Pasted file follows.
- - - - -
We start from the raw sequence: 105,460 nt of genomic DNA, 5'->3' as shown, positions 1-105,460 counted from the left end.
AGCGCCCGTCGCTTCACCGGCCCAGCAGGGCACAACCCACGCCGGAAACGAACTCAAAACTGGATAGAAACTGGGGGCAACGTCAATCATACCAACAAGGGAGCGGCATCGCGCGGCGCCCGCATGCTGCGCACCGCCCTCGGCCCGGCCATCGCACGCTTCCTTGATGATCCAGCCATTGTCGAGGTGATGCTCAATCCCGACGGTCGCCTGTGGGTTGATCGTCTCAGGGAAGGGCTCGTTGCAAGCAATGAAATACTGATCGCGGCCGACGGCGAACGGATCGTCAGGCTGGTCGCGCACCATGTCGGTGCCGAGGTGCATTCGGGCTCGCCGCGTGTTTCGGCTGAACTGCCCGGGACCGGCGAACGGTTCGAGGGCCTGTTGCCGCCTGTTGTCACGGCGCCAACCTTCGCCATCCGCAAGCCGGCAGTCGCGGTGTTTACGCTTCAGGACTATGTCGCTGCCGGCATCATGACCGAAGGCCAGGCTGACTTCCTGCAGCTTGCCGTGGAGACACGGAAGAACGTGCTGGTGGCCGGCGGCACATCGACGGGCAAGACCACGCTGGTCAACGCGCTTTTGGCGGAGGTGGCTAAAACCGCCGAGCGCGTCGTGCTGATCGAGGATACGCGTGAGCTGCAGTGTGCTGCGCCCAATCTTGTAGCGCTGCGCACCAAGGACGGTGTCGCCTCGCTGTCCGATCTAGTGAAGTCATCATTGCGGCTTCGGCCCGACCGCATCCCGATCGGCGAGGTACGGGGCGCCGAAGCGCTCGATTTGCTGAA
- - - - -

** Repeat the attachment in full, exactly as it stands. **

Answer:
We start from the raw sequence: 105,460 nt of genomic DNA, 5'->3' as shown, positions 1-105,460 counted from the left end.
AGCGCCCGTCGCTTCACCGGCCCAGCAGGGCACAACCCACGCCGGAAACGAACTCAAAACTGGATAGAAACTGGGGGCAACGTCAATCATACCAACAAGGGAGCGGCATCGCGCGGCGCCCGCATGCTGCGCACCGCCCTCGGCCCGGCCATCGCACGCTTCCTTGATGATCCAGCCATTGTCGAGGTGATGCTCAATCCCGACGGTCGCCTGTGGGTTGATCGTCTCAGGGAAGGGCTCGTTGCAAGCAATGAAATACTGATCGCGGCCGACGGCGAACGGATCGTCAGGCTGGTCGCGCACCATGTCGGTGCCGAGGTGCATTCGGGCTCGCCGCGTGTTTCGGCTGAACTGCCCGGGACCGGCGAACGGTTCGAGGGCCTGTTGCCGCCTGTTGTCACGGCGCCAACCTTCGCCATCCGCAAGCCGGCAGTCGCGGTGTTTACGCTTCAGGACTATGTCGCTGCCGGCATCATGACCGAAGGCCAGGCTGACTTCCTGCAGCTTGCCGTGGAGACACGGAAGAACGTGCTGGTGGCCGGCGGCACATCGACGGGCAAGACCACGCTGGTCAACGCGCTTTTGGCGGAGGTGGCTAAAACCGCCGAGCGCGTCGTGCTGATCGAGGATACGCGTGAGCTGCAGTGTGCTGCGCCCAATCTTGTAGCGCTGCGCACCAAGGACGGTGTCGCCTCGCTGTCCGATCTAGTGAAGTCATCATTGCGGCTTCGGCCCGACCGCATCCCGATCGGCGAGGTACGGGGCGCCGAAGCGCTCGATTTGCTGAA